Should the US government impose wireless fee limits like the EU?

Summary:Zack forwarded me a link to a rather interesting BBC News item on how the EU is setting caps on text messaging, data roaming, and voice calls. As a US wireless carrier subscriber I was a bit surprised to read that government officials are able to set maximum limits wireless carriers in the European Union can charge their subscribers for services. While these are limits, I imagine that carriers will try to secure subscribers by seeing who can get the furthest under this cap while still being profitable.

Zack forwarded me a link to a rather interesting BBC News item on how the EU is setting revised caps on text messaging, data roaming, and voice calls while roaming between countries in the EU (this is an added clarification from a reader). As a US wireless carrier subscriber I was a bit surprised to read that government officials are able to set maximum limits wireless carriers in the European Union can charge their subscribers for services. While these are limits, I imagine that carriers will try to secure subscribers by seeing who can get the furthest under this cap while still being profitable.

The cap for a text message falls from about 29 Euro cents on average to 11 Euro cents (14 US cents). The cap for outgoing voice calls falls from 46 to 43 Euro cents per minute while the incoming voice calls cap falls from 22 to 19 Euro cents in July 2009 with a drop to 11 Euro cents by July 2011. The data cap will be set at 1 Euro per megabyte. There are also new caps for data services when traveling abroad as the EU hopes to protect sticker shock from traveling subscribers.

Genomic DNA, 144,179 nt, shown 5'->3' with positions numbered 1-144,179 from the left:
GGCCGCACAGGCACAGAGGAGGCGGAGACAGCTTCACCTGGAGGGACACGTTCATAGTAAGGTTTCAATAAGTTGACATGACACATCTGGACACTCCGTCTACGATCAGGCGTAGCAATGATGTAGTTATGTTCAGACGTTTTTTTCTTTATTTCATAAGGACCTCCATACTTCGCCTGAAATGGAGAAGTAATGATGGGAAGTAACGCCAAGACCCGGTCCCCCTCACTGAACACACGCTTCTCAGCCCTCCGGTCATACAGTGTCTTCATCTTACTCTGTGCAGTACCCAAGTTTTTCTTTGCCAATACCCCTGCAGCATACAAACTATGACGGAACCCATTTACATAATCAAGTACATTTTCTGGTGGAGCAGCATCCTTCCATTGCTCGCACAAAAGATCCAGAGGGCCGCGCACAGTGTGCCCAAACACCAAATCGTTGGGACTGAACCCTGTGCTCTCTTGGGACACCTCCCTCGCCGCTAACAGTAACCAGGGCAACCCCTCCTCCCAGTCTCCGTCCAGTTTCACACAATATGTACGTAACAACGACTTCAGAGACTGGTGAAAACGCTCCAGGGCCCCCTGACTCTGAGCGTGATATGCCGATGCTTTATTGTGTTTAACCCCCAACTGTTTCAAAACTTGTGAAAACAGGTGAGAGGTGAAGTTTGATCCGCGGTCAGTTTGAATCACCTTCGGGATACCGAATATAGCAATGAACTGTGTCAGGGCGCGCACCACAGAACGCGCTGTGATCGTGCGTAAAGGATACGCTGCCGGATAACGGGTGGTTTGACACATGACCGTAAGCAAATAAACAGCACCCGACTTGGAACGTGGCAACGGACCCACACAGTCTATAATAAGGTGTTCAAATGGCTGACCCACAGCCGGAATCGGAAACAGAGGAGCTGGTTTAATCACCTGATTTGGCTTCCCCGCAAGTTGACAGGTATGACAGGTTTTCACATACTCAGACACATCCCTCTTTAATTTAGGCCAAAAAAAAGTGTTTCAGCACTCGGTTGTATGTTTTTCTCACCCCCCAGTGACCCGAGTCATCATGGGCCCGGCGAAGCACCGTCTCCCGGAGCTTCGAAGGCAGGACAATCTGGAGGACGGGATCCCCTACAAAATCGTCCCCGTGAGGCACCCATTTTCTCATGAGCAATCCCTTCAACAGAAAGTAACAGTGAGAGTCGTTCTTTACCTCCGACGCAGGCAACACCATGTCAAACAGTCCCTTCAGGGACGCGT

While the caps may appear to be unfair to companies (some would argue that carriers are unfair to subscribers), it may be balanced out by an increase in subscribers or usage with lower unit costs. In the article, it was stated that voice call traffic jumped 30 to 35% after the EU cut the roaming charges by 50-60%.

Since this also applies only to roaming between EU countries there is not as large of a contingent of people that this affects. It is quite helpful for those who do travel between countries in the EU though and does protect them from significant bills upon returning home.

Here in the US the government does not get involved in what wireless carriers charges customers and let's the free market control the fees. It seems to be working as carriers like Sprint have highly competitive unlimited everything plans (voice, data, and text messages) starting at $99/month. While per text message fees are a bit ridiculous from all carriers, the unlimted text messaging plans are quite reasonable, IMHO. I heard something before about other countries charging different fees for calls whether they are incoming or outgoing, but here in the US the per minute call fee is the same for both if you exceed your allotted plan minutes.

While I may not always agree with the policies and like the fees that US wireless carriers charge me each month (I have AT&T and T-Mobile accounts), overall I am pleased with the services that I receive and am quite happy with the unlimited data and text messaging support that I enjoy.

Topics: Collaboration, Government, Government : UK, Hardware, Mobility, Networking, Telcos, Wi-Fi

About

Matthew Miller started using a mobile devices in 1997 and has been writing news, reviews, and opinion pieces ever since. He is a co-host with GigaOM's Kevin Tofel on the MobileTechRoundup podcast and an author of three Wiley Companion series books. Matthew started using mobile devices with a US Robotics Pilot 1000 and has owned over 200 d... Full Bio

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